Sci-Fi and the Workplace
/ Author: Alexander Kuiper
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Sci-Fi and the Workplace

By Alex Kuiper

If you’re anything like me, you may think the world of science fiction and the world of work are light years apart. I mean, I enjoy both science fiction films and literature, and I also enjoy work. It’s just that the two of them seldom, if ever, seem to come together.

However, truth is often stranger than fiction, and the truth is that in workplaces around the world, robots have been steadily marching forward as they slowly replace human workers. True, they don’t have R2-D2 or C-3P0 capabilities—yet—but they have been playing an ever-increasing role in automating the workplace.

Nowhere is this more evident than in the manufacturing sector. One of the major auto parts manufacturing hubs in North America stretches along Highway 401 in southwestern Ontario. This also happens to be where I grew up.

Out of high school, it made sense to seek employment at one of the various auto parts manufacturers in my area. The wages were good, there was a good prospect for available work until retirement, and it was generally safe. At the time, if you worked in the auto parts industry, you could look forward to having a stable and secure source of income to raise a family.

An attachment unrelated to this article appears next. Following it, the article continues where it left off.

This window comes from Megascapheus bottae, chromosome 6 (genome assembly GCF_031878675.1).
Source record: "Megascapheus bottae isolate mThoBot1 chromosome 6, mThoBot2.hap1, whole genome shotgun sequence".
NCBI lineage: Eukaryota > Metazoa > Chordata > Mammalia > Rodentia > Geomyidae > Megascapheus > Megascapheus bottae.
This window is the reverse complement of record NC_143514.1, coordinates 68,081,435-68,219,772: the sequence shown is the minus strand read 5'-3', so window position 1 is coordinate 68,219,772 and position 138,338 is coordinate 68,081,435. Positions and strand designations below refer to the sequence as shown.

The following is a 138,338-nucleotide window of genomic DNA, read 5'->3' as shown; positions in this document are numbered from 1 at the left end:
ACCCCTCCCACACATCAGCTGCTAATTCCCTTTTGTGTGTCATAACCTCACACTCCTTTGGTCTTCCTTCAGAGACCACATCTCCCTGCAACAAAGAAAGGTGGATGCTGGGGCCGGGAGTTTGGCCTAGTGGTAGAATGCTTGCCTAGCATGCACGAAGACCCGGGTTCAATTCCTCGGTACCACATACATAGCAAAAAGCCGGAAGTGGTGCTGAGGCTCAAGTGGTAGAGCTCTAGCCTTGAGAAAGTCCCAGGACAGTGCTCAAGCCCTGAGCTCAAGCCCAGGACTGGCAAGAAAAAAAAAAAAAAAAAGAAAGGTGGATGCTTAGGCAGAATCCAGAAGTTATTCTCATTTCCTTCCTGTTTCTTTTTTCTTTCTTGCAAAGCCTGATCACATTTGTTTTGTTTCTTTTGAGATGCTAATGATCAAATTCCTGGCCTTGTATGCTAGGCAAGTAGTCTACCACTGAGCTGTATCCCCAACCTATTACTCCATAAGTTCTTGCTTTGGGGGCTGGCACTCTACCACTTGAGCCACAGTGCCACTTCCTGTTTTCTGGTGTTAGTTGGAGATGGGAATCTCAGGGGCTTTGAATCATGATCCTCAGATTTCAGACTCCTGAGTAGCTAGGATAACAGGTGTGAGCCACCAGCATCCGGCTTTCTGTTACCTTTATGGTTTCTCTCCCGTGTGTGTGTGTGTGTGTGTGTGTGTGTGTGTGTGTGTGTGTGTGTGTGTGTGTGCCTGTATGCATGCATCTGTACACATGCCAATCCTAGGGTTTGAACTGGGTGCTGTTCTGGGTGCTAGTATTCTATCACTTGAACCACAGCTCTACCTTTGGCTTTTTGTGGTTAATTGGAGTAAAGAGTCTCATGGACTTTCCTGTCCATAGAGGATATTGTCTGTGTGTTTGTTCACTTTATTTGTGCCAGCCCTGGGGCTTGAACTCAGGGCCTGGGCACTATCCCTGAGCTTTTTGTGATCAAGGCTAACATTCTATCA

That all changed—and it changed rapidly. I remember standing on a very large metal stamping press, weighing hundreds of tonnes, along with approximately 10 other people who were all involved in the production of the various stamped products. As I stood there, I looked over to another press that had been shut down temporarily while a maintenance crew installed a completely automated system—a system designed to do exactly what we were doing.

This all happened 16 years ago. Today, all of the stamping presses where I used to work have been automated. These stamping lines are in the midst of a large welding facility employing a legion of welders—robot welders.

The automation trend is nothing new. It’s been advancing relentlessly since the early 1900s. In its wake, thousands of workers suddenly find themselves out of work and ill-equipped for the new jobs technology is creating.

The suggested solutions thus far overwhelmingly look to our governments to solve the problem of the mismatch in skills and jobs. Certainly, governments can and will play a role. But unions also have a role to play.

At CLAC, we are committed to preparing our members for the difficulties technological change will impose on workers. We are committed to increased training in industries and technologies that will need human capacities. And we will stand together with our members as we weather the difficult storms of progress.

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